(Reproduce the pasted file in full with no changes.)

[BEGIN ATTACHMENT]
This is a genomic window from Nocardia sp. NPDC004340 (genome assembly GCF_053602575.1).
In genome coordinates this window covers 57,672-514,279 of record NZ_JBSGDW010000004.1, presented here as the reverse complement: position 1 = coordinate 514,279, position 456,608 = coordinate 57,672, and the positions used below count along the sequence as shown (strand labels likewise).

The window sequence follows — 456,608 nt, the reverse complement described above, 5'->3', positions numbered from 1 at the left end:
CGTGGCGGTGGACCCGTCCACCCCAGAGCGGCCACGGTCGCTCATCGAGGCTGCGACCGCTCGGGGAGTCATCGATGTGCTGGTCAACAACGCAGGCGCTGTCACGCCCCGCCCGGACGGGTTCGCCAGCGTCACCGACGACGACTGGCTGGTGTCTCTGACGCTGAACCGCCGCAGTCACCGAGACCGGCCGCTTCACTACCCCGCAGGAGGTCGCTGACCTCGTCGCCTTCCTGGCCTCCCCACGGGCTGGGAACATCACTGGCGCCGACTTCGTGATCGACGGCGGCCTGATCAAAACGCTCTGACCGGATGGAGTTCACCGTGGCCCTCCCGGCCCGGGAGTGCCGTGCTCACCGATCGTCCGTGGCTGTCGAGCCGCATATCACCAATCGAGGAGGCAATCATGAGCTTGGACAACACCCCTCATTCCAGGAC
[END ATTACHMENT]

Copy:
This is a genomic window from Nocardia sp. NPDC004340 (genome assembly GCF_053602575.1).
In genome coordinates this window covers 57,672-514,279 of record NZ_JBSGDW010000004.1, presented here as the reverse complement: position 1 = coordinate 514,279, position 456,608 = coordinate 57,672, and the positions used below count along the sequence as shown (strand labels likewise).

The window sequence follows — 456,608 nt, the reverse complement described above, 5'->3', positions numbered from 1 at the left end:
CGTGGCGGTGGACCCGTCCACCCCAGAGCGGCCACGGTCGCTCATCGAGGCTGCGACCGCTCGGGGAGTCATCGATGTGCTGGTCAACAACGCAGGCGCTGTCACGCCCCGCCCGGACGGGTTCGCCAGCGTCACCGACGACGACTGGCTGGTGTCTCTGACGCTGAACCGCCGCAGTCACCGAGACCGGCCGCTTCACTACCCCGCAGGAGGTCGCTGACCTCGTCGCCTTCCTGGCCTCCCCACGGGCTGGGAACATCACTGGCGCCGACTTCGTGATCGACGGCGGCCTGATCAAAACGCTCTGACCGGATGGAGTTCACCGTGGCCCTCCCGGCCCGGGAGTGCCGTGCTCACCGATCGTCCGTGGCTGTCGAGCCGCATATCACCAATCGAGGAGGCAATCATGAGCTTGGACAACACCCCTCATTCCAGGAC